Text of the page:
Investors already seem to be registering their doubts. Although the stock is up 12% for the year, that's far off the more than 200% rise it posted last year. And since Apple
its second-quarter earnings earlier this month -- and with it the sequential decline in iPod sales -- the company's shares have dropped 12%.
Apple is trading at about 28 times its projected earnings for this year. That's not an unreasonable amount to pay for a company whose earnings and revenue are skyrocketing. But should growth slow, the company will start to look increasingly expensive, especially relative to rivals such as
, which is trading at just 22 times its projected current-year earnings.
With growth of its star product slowing, the company needs something else to drive its growth rate and its stock price, analysts say. The company, investors and analysts have long hoped that sales of the iPod would have a "halo effect," attracting users of computers running
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Windows operating system to Apple's line of Macintosh computers. Even with the iPod driving its growth in recent years, the Macintosh line still provides Apple with the bulk of its revenue.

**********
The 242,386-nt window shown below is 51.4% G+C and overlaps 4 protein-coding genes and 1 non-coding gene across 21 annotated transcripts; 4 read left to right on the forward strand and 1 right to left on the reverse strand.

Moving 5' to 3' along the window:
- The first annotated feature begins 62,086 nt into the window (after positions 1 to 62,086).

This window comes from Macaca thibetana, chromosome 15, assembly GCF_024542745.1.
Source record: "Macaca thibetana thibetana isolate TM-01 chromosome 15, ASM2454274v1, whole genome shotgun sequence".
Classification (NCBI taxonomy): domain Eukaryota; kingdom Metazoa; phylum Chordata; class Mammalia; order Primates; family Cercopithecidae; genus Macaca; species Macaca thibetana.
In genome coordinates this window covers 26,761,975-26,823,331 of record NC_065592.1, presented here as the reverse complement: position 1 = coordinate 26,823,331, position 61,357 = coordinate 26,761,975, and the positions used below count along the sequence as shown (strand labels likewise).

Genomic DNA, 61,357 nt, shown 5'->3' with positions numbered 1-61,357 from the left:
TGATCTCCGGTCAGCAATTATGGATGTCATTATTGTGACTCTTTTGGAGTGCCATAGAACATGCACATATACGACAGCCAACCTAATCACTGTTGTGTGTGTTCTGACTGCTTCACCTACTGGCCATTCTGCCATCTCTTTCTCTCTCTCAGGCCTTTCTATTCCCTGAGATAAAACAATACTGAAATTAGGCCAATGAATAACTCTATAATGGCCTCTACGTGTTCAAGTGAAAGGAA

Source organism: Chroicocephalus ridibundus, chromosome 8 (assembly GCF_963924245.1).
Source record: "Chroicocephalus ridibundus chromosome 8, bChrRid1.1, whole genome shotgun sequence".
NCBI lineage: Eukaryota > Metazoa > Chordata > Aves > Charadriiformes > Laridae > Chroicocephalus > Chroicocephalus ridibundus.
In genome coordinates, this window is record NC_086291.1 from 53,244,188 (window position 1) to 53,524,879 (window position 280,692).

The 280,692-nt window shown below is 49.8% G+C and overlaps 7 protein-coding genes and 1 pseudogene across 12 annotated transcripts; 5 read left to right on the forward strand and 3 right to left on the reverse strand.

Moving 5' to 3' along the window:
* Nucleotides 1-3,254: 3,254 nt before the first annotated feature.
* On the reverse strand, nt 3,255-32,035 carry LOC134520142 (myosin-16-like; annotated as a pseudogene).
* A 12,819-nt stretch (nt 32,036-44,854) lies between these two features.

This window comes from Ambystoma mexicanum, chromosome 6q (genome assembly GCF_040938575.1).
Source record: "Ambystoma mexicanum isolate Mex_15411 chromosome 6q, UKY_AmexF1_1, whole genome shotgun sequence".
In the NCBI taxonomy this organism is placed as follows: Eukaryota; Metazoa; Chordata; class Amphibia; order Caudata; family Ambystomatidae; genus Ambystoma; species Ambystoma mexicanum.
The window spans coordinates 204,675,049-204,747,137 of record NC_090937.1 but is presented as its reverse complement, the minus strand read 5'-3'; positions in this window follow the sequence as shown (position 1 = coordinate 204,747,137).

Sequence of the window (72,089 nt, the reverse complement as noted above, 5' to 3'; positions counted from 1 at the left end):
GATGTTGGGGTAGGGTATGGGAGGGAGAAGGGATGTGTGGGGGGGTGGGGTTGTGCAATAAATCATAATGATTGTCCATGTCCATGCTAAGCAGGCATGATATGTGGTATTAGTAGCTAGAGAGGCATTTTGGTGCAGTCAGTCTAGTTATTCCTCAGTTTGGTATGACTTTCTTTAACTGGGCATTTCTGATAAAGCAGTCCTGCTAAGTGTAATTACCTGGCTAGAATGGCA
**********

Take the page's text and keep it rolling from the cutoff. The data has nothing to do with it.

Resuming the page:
While Macintosh sales have outpaced those of the overall PC market in recent quarters, the extent to which those sales were driven by the halo effect is unclear. And Apple may have a difficult time persuading consumers who buy its bargain-priced music players to purchase its typically pricey computers, analysts say.
"It really comes down to, how many Mac units is this going to drive?" says Bare. "That part is really less clear."
Even if the company does see a sustainable halo effect from the iPod, Apple still will likely need to come out with another hit product soon, say analysts, who point to video device or a wireless-enabled iPod as the company's next effort. Regardless, Apple needs a new device and needs it to be a success, because some investors and analysts are already building projected sales from the next product into their estimates, notes Wu.